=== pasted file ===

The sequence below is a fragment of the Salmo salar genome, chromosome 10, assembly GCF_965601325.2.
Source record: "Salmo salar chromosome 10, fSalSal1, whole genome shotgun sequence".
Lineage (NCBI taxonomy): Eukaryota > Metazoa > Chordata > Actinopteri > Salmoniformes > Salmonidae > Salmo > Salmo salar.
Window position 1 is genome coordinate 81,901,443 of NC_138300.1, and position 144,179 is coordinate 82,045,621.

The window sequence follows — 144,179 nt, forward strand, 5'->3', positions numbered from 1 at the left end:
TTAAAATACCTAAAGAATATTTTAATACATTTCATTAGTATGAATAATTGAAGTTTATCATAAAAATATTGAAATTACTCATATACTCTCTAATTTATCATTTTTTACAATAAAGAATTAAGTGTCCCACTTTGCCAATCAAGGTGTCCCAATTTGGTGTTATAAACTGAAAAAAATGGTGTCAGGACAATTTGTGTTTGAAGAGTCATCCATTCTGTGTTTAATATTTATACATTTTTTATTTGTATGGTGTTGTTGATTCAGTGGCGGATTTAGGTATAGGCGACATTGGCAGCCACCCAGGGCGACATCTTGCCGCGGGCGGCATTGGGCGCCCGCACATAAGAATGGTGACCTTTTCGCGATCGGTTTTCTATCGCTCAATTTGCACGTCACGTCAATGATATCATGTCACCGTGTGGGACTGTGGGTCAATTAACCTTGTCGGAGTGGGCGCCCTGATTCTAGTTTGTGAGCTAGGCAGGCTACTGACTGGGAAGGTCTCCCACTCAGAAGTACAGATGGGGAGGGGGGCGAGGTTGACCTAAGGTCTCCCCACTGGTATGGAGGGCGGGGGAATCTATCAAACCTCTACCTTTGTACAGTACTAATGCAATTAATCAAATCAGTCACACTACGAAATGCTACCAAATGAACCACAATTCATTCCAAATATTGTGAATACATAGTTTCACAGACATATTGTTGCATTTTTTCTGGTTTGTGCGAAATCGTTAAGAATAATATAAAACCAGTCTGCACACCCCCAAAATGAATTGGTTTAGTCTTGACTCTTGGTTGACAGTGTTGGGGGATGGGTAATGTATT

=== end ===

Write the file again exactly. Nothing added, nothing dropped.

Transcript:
The sequence below is a fragment of the Salmo salar genome, chromosome 10, assembly GCF_965601325.2.
Source record: "Salmo salar chromosome 10, fSalSal1, whole genome shotgun sequence".
Lineage (NCBI taxonomy): Eukaryota > Metazoa > Chordata > Actinopteri > Salmoniformes > Salmonidae > Salmo > Salmo salar.
Window position 1 is genome coordinate 81,901,443 of NC_138300.1, and position 144,179 is coordinate 82,045,621.

The window sequence follows — 144,179 nt, forward strand, 5'->3', positions numbered from 1 at the left end:
TTAAAATACCTAAAGAATATTTTAATACATTTCATTAGTATGAATAATTGAAGTTTATCATAAAAATATTGAAATTACTCATATACTCTCTAATTTATCATTTTTTACAATAAAGAATTAAGTGTCCCACTTTGCCAATCAAGGTGTCCCAATTTGGTGTTATAAACTGAAAAAAATGGTGTCAGGACAATTTGTGTTTGAAGAGTCATCCATTCTGTGTTTAATATTTATACATTTTTTATTTGTATGGTGTTGTTGATTCAGTGGCGGATTTAGGTATAGGCGACATTGGCAGCCACCCAGGGCGACATCTTGCCGCGGGCGGCATTGGGCGCCCGCACATAAGAATGGTGACCTTTTCGCGATCGGTTTTCTATCGCTCAATTTGCACGTCACGTCAATGATATCATGTCACCGTGTGGGACTGTGGGTCAATTAACCTTGTCGGAGTGGGCGCCCTGATTCTAGTTTGTGAGCTAGGCAGGCTACTGACTGGGAAGGTCTCCCACTCAGAAGTACAGATGGGGAGGGGGGCGAGGTTGACCTAAGGTCTCCCCACTGGTATGGAGGGCGGGGGAATCTATCAAACCTCTACCTTTGTACAGTACTAATGCAATTAATCAAATCAGTCACACTACGAAATGCTACCAAATGAACCACAATTCATTCCAAATATTGTGAATACATAGTTTCACAGACATATTGTTGCATTTTTTCTGGTTTGTGCGAAATCGTTAAGAATAATATAAAACCAGTCTGCACACCCCCAAAATGAATTGGTTTAGTCTTGACTCTTGGTTGACAGTGTTGGGGGATGGGTAATGTATT